If you own shares of Flagstar and would like to learn more about these claims or if you wish to discuss these matters and have any questions concerning this announcement or your rights, contact Richard A. Maniskas, Esquire toll-free at (877) 316-3218 or to sign up online, visit: www.rmclasslaw.com/cases/fbc. You may also email Mr. Maniskas at firstname.lastname@example.org. For more information about class action cases in general, please visit our website: www.rmclasslaw.com.Ryan & Maniskas, LLP is a national shareholder litigation firm. Ryan & Maniskas, LLP is devoted to protecting the interests of individual and institutional investors in shareholder actions in state and federal courts nationwide.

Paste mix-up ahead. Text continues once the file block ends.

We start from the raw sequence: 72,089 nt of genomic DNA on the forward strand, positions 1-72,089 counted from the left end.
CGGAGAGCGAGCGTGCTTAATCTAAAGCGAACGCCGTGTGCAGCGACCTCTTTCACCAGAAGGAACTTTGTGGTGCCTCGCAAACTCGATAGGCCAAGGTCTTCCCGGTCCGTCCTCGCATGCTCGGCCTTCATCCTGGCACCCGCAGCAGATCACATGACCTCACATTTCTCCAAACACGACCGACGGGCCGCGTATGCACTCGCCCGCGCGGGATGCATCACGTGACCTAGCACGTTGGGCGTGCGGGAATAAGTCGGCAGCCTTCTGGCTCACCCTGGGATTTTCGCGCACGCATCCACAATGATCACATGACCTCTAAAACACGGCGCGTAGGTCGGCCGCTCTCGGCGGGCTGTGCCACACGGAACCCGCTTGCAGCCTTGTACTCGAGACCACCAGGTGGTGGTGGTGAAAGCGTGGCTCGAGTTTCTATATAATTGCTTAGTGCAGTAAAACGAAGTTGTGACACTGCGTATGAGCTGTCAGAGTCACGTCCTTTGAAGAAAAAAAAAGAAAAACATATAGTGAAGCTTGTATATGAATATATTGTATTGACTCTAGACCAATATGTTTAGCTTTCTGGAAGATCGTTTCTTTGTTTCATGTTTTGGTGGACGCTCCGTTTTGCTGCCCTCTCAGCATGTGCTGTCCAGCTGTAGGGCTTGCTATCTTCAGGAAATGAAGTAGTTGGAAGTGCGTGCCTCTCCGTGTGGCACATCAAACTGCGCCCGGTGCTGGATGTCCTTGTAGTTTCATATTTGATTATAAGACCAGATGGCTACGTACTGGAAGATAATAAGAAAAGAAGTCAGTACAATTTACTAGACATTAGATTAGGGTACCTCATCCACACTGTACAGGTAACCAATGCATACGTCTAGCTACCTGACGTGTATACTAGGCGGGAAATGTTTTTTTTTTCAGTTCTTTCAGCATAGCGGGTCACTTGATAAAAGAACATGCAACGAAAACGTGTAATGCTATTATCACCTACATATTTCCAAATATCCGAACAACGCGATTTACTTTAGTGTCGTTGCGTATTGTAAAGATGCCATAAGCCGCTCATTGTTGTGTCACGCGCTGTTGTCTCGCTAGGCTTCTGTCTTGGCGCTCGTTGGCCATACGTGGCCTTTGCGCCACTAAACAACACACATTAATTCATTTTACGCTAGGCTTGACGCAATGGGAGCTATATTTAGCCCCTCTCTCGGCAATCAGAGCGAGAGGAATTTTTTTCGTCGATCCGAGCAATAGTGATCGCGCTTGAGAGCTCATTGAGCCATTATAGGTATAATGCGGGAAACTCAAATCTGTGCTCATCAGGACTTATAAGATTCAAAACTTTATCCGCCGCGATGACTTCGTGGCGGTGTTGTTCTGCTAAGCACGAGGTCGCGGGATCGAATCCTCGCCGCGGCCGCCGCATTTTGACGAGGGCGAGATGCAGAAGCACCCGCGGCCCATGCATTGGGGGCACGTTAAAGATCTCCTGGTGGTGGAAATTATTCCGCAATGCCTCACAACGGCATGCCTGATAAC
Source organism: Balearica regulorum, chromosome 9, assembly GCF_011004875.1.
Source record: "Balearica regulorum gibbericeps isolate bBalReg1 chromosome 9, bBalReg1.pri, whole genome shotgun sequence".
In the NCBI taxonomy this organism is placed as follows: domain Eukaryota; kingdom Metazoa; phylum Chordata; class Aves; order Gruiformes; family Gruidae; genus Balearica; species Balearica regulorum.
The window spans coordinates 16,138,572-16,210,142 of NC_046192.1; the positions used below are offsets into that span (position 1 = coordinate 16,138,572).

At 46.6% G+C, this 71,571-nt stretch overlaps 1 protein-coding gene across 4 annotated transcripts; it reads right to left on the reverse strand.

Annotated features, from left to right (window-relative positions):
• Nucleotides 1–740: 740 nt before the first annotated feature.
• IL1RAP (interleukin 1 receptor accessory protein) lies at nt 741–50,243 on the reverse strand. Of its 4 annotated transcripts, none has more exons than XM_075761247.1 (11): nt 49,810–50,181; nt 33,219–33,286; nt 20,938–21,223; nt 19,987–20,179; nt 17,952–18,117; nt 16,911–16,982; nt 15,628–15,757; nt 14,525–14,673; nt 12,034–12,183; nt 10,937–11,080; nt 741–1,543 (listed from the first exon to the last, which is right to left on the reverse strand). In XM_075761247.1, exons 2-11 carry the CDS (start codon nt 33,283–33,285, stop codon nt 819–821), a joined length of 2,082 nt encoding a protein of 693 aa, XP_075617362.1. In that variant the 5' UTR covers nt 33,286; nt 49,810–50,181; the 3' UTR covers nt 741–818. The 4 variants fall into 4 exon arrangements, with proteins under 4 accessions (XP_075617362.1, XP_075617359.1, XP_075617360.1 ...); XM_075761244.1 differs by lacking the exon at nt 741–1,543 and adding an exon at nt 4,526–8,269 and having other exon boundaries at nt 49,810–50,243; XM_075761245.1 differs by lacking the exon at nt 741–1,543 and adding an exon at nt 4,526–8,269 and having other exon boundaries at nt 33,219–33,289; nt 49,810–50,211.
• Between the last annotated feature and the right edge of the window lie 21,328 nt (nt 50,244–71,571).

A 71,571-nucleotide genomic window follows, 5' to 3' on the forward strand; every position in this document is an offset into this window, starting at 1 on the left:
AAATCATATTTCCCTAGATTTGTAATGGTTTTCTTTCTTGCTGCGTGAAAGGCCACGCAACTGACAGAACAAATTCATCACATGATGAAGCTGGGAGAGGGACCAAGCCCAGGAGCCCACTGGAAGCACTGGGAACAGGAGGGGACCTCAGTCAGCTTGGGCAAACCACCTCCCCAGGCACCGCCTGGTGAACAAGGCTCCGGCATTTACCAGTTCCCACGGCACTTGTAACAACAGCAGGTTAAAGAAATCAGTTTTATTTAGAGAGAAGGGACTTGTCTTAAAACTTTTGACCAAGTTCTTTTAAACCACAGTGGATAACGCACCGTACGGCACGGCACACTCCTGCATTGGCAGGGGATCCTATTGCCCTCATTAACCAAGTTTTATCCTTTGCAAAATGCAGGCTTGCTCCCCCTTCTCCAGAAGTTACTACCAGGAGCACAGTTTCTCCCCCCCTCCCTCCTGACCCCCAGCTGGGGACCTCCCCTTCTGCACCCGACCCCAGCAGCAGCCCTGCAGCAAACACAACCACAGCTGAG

Ryan & Maniskas, LLP ( www.rmclasslaw.com/cases/fbc) is investigating potential claims against the board of directors of Flagstar Bancorp, Inc. ("Flagstar" or the "Company") (NYSE: FBC) concerning possible breaches of fiduciary duty and other violations of law related to the U.S. Department of Justice ("DOJ") complaint filed in the United States District Court for the Southern District of New York, Case No. 12-cv-01392, against the Company, which alleges that for over a decade Flagstar had been improperly approving thousands of residential home mortgage loans for government insurance. For more information regarding our investigation, please contact Ryan & Maniskas, LLP (Richard A. Maniskas, Esquire) toll-free at (877) 316-3218 or by email at email@example.com or visit: www.rmclasslaw.com/cases/fbc. Specifically, the DOJ alleges that the Company: (1) used unauthorized staff employees in the loan approval process; (2) paid substantial incentive awards to these unauthorized employees for exceeding certain quotas; (3) permitted underwriters to submit false certifications to the Federal Housing Administration ("FHA") and the U.S. Department of Housing and Urban Development ("HUD"); and (4) misled FHA and HUD by certifying that the loans had been fully underwritten by properly registered and sufficiently experienced underwriters when they had not. The DOJ further alleges that as a result of the foregoing, thousands of loans were approved for government insurance that did not qualify for insurance and when the loans defaulted, HUD was forced to cover the losses. As a result, Flagstar has become the focus of costly public and legal scrutiny. The Company reached a settlement with the DOJ on February 24, 2012, the same day the complaint was filed, under which Flagstar must pay $15 million in thirty days and up to an additional $117.8 million if it meets certain criteria. In addition, Flagstar is required to repay $266.7 million that it received as part of the Troubled Asset Relief Program.